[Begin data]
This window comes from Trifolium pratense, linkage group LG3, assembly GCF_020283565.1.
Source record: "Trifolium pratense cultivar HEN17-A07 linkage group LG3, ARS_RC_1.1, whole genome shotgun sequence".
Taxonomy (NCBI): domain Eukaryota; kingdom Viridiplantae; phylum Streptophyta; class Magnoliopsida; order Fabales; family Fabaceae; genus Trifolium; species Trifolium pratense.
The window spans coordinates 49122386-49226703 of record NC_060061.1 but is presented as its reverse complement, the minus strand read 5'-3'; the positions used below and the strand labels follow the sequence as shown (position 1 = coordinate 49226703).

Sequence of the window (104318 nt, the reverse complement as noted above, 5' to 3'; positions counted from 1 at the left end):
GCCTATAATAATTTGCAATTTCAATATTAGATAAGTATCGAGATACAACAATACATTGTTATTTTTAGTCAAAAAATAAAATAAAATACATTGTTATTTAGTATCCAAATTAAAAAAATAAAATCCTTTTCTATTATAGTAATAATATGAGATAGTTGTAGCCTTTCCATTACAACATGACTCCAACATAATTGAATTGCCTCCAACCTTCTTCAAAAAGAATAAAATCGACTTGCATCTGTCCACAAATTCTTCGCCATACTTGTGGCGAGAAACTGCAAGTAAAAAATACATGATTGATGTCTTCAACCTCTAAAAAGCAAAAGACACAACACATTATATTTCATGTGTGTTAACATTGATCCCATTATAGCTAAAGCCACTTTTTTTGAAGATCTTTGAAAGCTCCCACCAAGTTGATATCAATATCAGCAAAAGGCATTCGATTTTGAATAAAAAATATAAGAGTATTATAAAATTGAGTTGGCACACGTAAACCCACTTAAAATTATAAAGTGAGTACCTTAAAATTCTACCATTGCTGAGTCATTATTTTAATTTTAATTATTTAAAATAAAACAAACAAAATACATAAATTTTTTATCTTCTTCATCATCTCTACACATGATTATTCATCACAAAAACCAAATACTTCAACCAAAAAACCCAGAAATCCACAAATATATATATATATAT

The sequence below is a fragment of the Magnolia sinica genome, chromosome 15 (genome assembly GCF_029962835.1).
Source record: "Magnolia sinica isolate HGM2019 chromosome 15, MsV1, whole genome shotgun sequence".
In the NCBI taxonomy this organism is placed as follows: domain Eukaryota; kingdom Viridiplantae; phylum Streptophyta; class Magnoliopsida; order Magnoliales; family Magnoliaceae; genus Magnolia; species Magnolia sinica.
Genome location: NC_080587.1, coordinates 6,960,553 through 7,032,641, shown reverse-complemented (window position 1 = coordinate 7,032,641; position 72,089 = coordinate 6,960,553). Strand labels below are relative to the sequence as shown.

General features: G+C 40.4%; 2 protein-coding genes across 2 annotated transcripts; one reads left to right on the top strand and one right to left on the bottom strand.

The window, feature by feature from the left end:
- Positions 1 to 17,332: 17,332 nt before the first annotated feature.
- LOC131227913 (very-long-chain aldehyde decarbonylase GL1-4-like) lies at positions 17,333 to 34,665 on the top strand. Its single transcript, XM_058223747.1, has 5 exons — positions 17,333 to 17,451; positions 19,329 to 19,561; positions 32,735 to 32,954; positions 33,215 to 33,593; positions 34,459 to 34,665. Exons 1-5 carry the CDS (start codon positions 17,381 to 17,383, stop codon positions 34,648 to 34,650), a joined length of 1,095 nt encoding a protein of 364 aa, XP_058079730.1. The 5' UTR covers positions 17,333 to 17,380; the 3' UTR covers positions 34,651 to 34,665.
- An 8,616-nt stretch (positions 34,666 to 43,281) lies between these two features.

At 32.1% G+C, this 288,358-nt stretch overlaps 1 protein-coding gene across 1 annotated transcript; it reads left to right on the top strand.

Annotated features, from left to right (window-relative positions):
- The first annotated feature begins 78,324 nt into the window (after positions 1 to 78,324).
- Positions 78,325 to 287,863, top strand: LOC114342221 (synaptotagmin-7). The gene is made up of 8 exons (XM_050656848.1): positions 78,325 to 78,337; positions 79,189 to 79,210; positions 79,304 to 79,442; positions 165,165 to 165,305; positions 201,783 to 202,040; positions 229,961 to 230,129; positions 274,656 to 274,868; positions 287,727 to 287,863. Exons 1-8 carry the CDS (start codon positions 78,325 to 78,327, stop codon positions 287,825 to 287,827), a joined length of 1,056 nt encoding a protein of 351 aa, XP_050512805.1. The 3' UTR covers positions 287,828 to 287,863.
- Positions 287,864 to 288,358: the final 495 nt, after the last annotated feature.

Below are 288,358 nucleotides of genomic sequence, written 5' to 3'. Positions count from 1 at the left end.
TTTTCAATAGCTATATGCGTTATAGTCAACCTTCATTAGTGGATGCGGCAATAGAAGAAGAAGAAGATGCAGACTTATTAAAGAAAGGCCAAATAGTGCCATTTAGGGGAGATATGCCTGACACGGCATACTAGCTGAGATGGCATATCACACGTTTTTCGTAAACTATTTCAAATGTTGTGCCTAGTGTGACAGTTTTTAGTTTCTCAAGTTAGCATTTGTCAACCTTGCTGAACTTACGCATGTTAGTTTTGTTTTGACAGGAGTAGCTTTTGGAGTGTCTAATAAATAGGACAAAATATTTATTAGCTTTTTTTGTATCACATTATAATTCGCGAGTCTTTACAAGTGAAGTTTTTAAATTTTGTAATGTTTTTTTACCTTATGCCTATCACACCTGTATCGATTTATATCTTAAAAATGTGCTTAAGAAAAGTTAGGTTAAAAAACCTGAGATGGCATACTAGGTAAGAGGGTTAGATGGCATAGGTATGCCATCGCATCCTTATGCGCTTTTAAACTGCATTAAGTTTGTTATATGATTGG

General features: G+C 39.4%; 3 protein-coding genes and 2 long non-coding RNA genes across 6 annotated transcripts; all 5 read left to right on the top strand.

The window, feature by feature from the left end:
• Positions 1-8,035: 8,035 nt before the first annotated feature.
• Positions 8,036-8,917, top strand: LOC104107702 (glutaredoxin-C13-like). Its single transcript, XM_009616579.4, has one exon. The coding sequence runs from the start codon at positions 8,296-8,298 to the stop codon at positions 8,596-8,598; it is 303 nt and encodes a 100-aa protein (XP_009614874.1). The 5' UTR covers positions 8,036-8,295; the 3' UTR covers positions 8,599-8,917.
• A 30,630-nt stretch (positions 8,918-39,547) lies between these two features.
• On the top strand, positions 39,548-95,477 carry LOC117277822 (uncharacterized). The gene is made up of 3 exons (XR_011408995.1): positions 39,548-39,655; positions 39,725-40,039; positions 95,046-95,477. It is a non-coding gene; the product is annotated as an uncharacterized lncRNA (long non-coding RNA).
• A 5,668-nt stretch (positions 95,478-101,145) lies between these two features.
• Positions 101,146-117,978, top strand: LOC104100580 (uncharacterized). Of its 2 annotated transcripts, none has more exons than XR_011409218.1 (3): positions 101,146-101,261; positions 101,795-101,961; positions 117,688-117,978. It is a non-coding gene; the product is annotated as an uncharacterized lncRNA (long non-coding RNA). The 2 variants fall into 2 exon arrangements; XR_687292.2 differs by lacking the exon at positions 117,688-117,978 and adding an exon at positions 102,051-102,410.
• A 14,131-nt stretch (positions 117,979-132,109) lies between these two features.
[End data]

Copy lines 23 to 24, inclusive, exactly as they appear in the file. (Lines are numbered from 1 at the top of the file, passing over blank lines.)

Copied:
General features: G+C 39.4%; 3 protein-coding genes and 2 long non-coding RNA genes across 6 annotated transcripts; all 5 read left to right on the top strand.

The window, feature by feature from the left end: